In her delightful book In the Land of Invented Languages, just out in paperback and written up in yesterday's Philadelphia Inquirer, one of my fellow Chicago-trained linguists, Arika Okrent, explores the world's myriad made-up languages and the eccentrics behind them.
"There is a lot of messiness and ambiguity in language... We need it. We need that wiggle room. But if you have an engineering mind, you'll see irritating things. Why do words have more than one meaning?...Why do we have irregular verbs? Why are pronouns in English so messed up?"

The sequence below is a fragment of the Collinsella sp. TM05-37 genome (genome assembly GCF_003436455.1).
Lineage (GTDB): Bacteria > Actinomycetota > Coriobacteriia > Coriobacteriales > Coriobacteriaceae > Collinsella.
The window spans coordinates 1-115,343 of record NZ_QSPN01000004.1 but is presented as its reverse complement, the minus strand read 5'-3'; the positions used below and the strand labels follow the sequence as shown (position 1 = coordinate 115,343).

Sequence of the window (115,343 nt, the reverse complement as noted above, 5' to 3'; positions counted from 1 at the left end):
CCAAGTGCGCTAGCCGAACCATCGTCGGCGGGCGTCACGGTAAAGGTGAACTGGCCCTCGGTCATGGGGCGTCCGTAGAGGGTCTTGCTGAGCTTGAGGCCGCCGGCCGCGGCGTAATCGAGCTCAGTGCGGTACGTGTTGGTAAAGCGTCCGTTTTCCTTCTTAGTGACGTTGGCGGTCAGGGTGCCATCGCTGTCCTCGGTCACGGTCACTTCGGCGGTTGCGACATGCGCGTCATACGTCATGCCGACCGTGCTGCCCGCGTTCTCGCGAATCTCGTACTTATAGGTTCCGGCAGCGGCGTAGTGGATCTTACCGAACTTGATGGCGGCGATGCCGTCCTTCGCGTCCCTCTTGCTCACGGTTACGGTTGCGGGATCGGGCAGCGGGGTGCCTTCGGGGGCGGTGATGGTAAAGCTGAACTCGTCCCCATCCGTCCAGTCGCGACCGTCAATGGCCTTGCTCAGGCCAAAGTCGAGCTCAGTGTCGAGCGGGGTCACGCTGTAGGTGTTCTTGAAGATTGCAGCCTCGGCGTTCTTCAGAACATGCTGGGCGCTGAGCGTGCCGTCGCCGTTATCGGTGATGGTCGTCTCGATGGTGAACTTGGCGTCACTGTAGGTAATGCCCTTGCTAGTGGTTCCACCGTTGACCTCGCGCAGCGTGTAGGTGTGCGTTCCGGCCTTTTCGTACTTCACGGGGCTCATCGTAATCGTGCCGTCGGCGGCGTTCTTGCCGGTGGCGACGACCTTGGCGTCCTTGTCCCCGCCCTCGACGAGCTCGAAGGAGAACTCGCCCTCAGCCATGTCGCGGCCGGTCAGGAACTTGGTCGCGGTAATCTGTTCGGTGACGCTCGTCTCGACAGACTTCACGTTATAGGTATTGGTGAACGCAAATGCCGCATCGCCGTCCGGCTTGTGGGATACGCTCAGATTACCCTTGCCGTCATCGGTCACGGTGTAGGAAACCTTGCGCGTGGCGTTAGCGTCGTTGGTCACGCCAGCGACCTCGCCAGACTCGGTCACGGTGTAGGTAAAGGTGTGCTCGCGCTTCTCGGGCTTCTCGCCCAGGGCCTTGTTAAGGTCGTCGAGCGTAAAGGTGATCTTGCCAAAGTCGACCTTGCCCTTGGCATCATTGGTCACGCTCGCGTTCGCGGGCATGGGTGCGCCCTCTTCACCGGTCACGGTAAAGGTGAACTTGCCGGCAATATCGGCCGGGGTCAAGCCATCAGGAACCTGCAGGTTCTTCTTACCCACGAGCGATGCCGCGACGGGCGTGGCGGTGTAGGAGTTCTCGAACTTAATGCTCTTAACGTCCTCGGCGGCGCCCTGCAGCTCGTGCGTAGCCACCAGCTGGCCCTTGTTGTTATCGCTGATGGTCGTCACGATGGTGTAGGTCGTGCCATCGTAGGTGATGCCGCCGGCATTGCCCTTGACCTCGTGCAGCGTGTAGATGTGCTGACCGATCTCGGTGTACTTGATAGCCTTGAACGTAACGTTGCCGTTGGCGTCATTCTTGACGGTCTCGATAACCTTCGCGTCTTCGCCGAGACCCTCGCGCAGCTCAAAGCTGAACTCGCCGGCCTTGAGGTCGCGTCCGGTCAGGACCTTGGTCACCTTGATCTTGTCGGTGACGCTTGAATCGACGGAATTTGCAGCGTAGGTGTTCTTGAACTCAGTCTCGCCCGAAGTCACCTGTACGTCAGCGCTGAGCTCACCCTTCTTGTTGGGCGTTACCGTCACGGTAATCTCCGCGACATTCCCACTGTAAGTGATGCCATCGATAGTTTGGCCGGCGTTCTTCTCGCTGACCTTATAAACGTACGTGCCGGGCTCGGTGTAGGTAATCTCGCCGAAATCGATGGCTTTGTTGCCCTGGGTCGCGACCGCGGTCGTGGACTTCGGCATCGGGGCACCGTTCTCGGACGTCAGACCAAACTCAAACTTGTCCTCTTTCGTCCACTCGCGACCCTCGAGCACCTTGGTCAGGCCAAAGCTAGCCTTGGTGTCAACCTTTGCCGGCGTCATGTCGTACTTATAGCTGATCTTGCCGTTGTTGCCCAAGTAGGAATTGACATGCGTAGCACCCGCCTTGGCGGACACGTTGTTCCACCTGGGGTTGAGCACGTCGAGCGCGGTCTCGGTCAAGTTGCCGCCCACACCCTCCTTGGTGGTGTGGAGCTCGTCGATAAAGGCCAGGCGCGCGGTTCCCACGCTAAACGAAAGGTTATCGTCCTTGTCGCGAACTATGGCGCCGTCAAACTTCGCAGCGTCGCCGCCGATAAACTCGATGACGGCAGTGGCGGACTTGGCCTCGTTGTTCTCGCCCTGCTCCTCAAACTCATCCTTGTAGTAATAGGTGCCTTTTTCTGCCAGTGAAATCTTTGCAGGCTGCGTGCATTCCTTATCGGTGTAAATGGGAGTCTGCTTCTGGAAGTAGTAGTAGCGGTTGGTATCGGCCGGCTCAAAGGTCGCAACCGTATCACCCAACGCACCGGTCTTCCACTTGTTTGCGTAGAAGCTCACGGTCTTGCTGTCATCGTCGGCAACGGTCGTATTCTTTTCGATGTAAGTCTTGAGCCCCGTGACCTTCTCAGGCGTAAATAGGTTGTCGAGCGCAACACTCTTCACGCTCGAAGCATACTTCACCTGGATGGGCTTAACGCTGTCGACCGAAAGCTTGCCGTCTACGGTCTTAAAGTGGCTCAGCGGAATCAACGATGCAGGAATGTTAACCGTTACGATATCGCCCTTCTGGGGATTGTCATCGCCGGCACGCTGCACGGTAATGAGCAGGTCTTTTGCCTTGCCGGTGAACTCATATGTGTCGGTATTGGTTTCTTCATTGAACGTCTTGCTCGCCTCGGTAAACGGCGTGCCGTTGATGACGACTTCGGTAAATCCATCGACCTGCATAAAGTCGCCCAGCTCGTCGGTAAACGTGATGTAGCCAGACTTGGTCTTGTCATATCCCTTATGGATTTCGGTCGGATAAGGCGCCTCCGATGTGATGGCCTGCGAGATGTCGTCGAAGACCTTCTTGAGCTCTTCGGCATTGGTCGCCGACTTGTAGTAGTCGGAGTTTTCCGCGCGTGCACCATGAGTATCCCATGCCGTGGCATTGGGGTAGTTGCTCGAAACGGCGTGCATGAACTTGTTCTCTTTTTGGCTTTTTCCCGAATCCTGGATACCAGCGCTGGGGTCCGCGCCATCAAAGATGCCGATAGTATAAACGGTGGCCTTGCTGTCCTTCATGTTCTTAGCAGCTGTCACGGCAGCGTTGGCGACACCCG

In the late 1940s, Austrian engineer Charles Bliss invented Blissymbolics, which he hoped could become a writing system for all languages, "logical writing for an illogical world." And James Cooke Brown [better known for the board game Careers] invented Loglan, a language that followed the rules of logic.